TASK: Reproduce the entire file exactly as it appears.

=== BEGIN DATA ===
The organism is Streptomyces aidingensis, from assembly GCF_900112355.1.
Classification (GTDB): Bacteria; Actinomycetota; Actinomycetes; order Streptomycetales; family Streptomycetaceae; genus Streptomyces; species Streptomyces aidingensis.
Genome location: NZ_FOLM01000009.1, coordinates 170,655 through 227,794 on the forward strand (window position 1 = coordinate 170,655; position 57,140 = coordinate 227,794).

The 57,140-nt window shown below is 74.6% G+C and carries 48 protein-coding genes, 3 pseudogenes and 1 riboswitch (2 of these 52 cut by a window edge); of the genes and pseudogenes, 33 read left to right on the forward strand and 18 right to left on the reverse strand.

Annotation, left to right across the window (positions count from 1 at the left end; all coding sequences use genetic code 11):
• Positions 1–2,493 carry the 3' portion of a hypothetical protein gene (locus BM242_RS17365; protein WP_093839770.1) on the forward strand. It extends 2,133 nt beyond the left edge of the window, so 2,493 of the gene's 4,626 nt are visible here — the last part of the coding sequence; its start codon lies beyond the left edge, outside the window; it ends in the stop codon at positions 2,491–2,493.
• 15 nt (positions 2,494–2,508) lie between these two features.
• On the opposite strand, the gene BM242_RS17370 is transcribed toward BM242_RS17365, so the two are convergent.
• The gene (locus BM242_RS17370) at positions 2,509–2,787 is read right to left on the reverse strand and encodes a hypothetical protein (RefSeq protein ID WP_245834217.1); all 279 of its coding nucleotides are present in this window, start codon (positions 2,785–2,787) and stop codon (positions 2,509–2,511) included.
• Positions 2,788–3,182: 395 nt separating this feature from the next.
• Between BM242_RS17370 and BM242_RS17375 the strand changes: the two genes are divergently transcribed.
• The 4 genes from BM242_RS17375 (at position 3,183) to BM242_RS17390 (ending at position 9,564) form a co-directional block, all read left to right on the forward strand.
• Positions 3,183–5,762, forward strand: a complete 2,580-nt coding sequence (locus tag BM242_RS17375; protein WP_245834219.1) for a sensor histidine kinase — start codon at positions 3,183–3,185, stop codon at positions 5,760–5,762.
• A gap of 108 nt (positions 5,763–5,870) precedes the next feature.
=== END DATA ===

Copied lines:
The organism is Streptomyces aidingensis, from assembly GCF_900112355.1.
Classification (GTDB): Bacteria; Actinomycetota; Actinomycetes; order Streptomycetales; family Streptomycetaceae; genus Streptomyces; species Streptomyces aidingensis.
Genome location: NZ_FOLM01000009.1, coordinates 170,655 through 227,794 on the forward strand (window position 1 = coordinate 170,655; position 57,140 = coordinate 227,794).

The 57,140-nt window shown below is 74.6% G+C and carries 48 protein-coding genes, 3 pseudogenes and 1 riboswitch (2 of these 52 cut by a window edge); of the genes and pseudogenes, 33 read left to right on the forward strand and 18 right to left on the reverse strand.

Annotation, left to right across the window (positions count from 1 at the left end; all coding sequences use genetic code 11):
• Positions 1–2,493 carry the 3' portion of a hypothetical protein gene (locus BM242_RS17365; protein WP_093839770.1) on the forward strand. It extends 2,133 nt beyond the left edge of the window, so 2,493 of the gene's 4,626 nt are visible here — the last part of the coding sequence; its start codon lies beyond the left edge, outside the window; it ends in the stop codon at positions 2,491–2,493.
• 15 nt (positions 2,494–2,508) lie between these two features.
• On the opposite strand, the gene BM242_RS17370 is transcribed toward BM242_RS17365, so the two are convergent.
• The gene (locus BM242_RS17370) at positions 2,509–2,787 is read right to left on the reverse strand and encodes a hypothetical protein (RefSeq protein ID WP_245834217.1); all 279 of its coding nucleotides are present in this window, start codon (positions 2,785–2,787) and stop codon (positions 2,509–2,511) included.
• Positions 2,788–3,182: 395 nt separating this feature from the next.
• Between BM242_RS17370 and BM242_RS17375 the strand changes: the two genes are divergently transcribed.
• The 4 genes from BM242_RS17375 (at position 3,183) to BM242_RS17390 (ending at position 9,564) form a co-directional block, all read left to right on the forward strand.
• Positions 3,183–5,762, forward strand: a complete 2,580-nt coding sequence (locus tag BM242_RS17375; protein WP_245834219.1) for a sensor histidine kinase — start codon at positions 3,183–3,185, stop codon at positions 5,760–5,762.
• A gap of 108 nt (positions 5,763–5,870) precedes the next feature.